The opinion recapped in detail the evidence surrounding Synergy’s efforts to establish an x-ray sterilization facility in the United States. The key dispute between the FTC and the merging parties was not about whether Synergy pursued such a business strategy—they agreed that it did—but rather they disputed why Synergy abandoned the effort. The merging parties argued that the strategy was abandoned because Synergy concluded that “there was no reasonable prospect of customer acceptance for Synergy’s X-ray project.” The FTC countered that Synergy was poised to enter the U.S. market in 2014, and only abandoned its plan because of the pending merger with Steris.

The district court delved into the factual record established in the three-day hearing and found that Synergy abandoned its U.S. x-ray plan due to legitimate business reasons separate from the planned merger, and thus the FTC failed to show that absent the merger Synergy probably would have entered the U.S. contract sterilization market by building x-ray facilities. First, the court held that the most significant reason for discontinuing Synergy’s U.S. x-ray plan was lack of customer commitment. The district court found that not a single customer, despite significant effort by Synergy, was willing to provide the financial commitment necessary to build the x-ray facility. Second, the evidence showed that the customers’ concerns were due to the significant cost of converting to a new method of sterilization without any significant benefit in x-ray sterilization over other methods. Third, Synergy was unable to obtain business approval internally for the capital costs to build the x-ray facilities. The investment would have consumed Synergy’s entire discretionary budget, thus little risk would be tolerated by the company to pursue the plan. Fourth, the district court also found the sequence of the timing of the merger announcement and the abandonment of the x-ray plan was evidence supporting the merging parties’ argument. The district court reasoned that the fact that Synergy continued to pursue its x-ray strategy after the merger was announced and only subsequently abandoned it “may actually be the best evidence that it was done for legitimate business reasons, as opposed to anti-competitive ones.” The district court elaborated that had Synergy terminated its U.S. x-ray project when it began merger negotiations with Steris or when the merger was announced, it might have viewed the evidence differently.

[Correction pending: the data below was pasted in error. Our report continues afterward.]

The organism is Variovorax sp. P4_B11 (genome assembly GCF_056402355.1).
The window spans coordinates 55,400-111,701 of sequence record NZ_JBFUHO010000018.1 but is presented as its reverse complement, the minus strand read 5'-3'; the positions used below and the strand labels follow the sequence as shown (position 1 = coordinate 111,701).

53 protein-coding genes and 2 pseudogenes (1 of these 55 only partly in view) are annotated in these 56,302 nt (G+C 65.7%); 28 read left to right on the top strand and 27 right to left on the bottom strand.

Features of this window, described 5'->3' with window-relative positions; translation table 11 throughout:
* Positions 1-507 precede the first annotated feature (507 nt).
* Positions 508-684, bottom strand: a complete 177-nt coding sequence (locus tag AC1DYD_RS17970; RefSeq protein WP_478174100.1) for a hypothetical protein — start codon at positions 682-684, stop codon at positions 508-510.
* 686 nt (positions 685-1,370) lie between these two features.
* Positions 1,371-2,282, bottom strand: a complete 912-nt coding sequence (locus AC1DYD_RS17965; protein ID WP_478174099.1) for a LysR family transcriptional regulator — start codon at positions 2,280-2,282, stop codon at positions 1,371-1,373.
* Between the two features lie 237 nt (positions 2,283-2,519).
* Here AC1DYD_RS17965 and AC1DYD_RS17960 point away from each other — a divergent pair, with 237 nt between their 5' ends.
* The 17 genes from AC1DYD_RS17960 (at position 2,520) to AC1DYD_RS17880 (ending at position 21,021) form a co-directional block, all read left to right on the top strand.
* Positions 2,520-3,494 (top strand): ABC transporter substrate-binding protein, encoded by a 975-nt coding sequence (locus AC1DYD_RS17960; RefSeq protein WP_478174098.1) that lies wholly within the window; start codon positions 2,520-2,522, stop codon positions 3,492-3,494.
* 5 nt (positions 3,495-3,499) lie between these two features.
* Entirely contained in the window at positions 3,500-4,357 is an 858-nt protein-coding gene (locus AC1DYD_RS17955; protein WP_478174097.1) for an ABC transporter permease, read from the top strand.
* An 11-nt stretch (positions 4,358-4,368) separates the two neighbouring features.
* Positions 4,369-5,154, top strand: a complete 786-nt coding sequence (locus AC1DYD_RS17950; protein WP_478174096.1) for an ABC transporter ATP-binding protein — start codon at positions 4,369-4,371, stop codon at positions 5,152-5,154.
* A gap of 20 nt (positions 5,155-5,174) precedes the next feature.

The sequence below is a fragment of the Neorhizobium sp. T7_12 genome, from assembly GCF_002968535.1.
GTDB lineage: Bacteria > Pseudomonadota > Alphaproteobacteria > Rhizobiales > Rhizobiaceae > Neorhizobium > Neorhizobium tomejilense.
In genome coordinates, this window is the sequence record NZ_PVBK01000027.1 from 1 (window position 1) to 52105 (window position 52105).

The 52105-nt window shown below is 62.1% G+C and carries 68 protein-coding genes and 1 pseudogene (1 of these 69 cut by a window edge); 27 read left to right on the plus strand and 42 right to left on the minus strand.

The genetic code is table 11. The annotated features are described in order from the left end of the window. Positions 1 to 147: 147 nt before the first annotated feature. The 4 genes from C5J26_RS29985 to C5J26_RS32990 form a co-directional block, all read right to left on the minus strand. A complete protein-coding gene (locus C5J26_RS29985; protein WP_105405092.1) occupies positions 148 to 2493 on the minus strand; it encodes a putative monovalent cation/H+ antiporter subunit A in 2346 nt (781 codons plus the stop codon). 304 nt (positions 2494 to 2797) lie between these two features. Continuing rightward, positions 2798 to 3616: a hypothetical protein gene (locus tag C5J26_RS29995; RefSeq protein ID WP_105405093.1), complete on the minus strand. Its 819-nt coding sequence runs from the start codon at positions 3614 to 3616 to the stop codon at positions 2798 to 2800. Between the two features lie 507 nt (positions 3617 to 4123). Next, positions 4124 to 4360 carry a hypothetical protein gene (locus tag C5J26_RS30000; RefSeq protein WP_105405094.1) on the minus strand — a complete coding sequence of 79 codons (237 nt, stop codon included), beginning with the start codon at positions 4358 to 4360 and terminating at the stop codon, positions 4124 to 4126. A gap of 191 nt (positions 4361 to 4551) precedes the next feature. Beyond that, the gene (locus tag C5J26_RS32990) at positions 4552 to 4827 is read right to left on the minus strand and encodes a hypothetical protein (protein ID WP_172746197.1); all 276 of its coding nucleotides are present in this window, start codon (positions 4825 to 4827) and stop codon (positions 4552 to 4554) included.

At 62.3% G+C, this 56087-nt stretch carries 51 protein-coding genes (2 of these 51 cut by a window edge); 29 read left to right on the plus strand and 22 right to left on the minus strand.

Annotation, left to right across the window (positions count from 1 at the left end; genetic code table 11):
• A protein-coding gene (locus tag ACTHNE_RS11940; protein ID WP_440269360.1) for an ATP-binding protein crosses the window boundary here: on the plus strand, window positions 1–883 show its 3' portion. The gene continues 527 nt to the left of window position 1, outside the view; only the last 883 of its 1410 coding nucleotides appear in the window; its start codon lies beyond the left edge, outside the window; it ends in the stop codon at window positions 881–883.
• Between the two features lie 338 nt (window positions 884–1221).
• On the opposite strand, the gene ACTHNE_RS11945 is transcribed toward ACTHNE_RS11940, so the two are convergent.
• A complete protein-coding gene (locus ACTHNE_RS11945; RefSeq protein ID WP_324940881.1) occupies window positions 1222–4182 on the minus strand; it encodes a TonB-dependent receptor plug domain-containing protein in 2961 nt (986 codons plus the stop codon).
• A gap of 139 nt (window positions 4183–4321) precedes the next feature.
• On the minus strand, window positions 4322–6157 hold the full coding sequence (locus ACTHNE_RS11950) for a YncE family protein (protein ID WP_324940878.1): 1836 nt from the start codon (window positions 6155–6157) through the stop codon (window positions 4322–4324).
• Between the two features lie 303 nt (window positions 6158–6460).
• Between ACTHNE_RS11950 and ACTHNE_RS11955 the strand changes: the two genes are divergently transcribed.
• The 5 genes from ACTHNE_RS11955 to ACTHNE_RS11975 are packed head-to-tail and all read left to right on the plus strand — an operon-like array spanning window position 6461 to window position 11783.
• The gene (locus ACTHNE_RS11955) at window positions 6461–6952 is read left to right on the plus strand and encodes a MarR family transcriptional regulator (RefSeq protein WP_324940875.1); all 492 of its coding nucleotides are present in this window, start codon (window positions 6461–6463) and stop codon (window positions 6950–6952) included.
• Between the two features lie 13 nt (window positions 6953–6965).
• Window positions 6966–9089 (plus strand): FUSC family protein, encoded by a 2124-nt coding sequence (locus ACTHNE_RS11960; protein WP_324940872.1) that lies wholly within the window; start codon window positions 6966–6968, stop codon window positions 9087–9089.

While the FTC has not recently suffered a litigation loss in a merger challenge, this case does not necessarily suggest a weakening in its merger enforcement efforts. Potential competition cases are arguably more difficult to win than traditional merger cases. As was seen here, they are heavily fact-dependent, and the FTC cannot rest on structural evidence and the Philadelphia National Bank presumption of harm from concentration increases in a narrowly defined market. And perhaps of value to the FTC here, is its ability to walk away without the actual potential entrant doctrine having been challenged by the district court.

This case also serves as an illustration of the appropriate conduct merging parties should adhere to pre-close. Synergy and Steris won here because Synergy actively continued to operate its business as usual despite the pending merger, including pursuing its competitive business strategies. Had Synergy abandoned its U.S. x-ray plans because of the proposed merger, not only would the FTC have likely won its preliminary injunction motion, but the parties might have faced an antitrust “gun jumping” challenge as well. Under the antitrust laws, merging competitors must continue to operate and vigorously compete with each other until the transaction closes. Synergy and Steris appeared to do just that.